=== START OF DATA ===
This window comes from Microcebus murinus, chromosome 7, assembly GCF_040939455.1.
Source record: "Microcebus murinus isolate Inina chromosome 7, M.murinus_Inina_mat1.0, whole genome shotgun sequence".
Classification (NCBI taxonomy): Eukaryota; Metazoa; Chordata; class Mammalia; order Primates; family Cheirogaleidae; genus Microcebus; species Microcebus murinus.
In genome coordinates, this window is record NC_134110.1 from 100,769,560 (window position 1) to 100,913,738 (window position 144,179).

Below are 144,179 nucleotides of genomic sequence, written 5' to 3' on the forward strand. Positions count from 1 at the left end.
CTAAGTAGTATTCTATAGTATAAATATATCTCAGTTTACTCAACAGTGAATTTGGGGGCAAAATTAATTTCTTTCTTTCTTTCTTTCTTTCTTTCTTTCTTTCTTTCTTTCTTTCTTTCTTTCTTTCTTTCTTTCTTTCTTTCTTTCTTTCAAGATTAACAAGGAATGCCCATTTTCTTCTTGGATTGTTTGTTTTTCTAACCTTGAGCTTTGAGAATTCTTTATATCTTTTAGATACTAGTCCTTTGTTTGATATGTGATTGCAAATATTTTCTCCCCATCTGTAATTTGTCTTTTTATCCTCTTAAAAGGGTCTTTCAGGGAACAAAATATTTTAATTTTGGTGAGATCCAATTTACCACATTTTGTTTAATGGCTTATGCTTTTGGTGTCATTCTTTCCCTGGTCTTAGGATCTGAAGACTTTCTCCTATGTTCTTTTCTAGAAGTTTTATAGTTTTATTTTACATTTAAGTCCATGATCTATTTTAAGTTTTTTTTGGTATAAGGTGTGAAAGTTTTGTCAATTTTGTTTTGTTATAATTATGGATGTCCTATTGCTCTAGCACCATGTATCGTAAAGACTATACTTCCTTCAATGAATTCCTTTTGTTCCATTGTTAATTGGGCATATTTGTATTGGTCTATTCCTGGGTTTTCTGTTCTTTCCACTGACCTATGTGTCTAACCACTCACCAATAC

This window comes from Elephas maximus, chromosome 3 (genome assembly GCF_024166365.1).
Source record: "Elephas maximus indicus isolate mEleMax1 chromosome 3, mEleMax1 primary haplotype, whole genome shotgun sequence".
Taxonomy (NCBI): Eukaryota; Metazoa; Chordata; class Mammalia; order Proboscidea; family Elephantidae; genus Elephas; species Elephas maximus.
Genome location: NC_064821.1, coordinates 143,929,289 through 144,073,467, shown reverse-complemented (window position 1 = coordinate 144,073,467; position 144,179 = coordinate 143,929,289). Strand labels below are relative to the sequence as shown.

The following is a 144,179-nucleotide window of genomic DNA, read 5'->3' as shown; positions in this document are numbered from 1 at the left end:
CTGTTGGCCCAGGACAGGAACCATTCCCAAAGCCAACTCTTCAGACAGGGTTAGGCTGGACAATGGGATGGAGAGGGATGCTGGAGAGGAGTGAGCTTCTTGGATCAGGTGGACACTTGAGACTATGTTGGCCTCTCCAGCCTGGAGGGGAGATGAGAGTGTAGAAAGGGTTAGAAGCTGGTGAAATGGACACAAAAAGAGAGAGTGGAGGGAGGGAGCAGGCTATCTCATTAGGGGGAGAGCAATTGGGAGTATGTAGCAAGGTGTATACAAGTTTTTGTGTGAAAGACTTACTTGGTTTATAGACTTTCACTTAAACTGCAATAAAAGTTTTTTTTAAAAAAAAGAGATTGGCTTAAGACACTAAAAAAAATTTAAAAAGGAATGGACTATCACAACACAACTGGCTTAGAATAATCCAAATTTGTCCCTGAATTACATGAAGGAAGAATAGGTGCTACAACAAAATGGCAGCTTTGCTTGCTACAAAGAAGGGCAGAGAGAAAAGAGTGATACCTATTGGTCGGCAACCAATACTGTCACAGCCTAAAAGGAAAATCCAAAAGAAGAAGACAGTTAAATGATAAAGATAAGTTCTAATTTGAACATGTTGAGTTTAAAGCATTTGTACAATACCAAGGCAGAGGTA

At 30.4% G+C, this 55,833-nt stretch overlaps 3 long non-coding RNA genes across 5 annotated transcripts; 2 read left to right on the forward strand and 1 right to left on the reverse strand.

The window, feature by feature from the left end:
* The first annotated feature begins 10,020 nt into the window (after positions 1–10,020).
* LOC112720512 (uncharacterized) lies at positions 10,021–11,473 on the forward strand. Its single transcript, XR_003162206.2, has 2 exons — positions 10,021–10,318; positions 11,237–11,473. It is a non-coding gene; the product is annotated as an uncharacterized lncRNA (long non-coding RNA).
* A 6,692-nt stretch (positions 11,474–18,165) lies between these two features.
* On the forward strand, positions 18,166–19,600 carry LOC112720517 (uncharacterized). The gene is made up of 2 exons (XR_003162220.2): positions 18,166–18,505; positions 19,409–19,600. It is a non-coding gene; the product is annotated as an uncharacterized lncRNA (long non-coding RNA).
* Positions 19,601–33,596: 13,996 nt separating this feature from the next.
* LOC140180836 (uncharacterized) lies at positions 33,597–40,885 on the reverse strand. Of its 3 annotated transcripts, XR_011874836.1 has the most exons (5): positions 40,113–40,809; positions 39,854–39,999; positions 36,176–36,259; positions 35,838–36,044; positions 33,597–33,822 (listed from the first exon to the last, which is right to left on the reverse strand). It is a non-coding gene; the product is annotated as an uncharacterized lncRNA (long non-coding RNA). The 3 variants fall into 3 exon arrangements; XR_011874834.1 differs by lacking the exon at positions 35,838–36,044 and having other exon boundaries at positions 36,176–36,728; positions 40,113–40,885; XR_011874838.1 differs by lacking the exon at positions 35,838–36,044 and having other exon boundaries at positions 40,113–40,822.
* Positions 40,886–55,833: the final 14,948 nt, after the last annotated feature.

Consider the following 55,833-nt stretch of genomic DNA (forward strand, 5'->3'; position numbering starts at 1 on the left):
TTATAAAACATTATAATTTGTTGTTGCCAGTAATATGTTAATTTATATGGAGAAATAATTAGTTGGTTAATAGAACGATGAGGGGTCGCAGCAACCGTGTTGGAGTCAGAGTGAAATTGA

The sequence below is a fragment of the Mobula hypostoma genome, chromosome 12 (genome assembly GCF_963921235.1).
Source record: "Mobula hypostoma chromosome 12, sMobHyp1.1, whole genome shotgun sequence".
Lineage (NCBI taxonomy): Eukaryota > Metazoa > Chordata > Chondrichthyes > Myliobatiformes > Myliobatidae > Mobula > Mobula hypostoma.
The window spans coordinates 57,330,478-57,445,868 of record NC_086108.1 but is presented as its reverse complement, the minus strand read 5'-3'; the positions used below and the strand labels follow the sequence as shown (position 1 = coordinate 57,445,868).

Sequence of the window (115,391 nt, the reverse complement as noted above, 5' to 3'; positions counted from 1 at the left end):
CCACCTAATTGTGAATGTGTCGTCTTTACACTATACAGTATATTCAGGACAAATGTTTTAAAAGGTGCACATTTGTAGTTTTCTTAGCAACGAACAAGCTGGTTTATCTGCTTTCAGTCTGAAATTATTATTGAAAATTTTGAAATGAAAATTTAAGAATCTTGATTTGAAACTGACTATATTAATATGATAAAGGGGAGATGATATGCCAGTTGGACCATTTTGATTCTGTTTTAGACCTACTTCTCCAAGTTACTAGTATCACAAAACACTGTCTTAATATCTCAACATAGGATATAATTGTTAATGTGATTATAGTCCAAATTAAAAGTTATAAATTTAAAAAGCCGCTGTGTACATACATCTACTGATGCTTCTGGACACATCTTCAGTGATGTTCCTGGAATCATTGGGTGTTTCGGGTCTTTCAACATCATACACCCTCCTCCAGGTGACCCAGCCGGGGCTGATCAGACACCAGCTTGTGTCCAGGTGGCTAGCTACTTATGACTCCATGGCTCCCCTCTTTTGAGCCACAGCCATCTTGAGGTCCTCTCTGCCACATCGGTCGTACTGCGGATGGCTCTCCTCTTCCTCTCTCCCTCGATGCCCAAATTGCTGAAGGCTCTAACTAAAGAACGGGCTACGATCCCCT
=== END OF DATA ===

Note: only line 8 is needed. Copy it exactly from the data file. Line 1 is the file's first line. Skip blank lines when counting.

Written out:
Source record: "Elephas maximus indicus isolate mEleMax1 chromosome 3, mEleMax1 primary haplotype, whole genome shotgun sequence".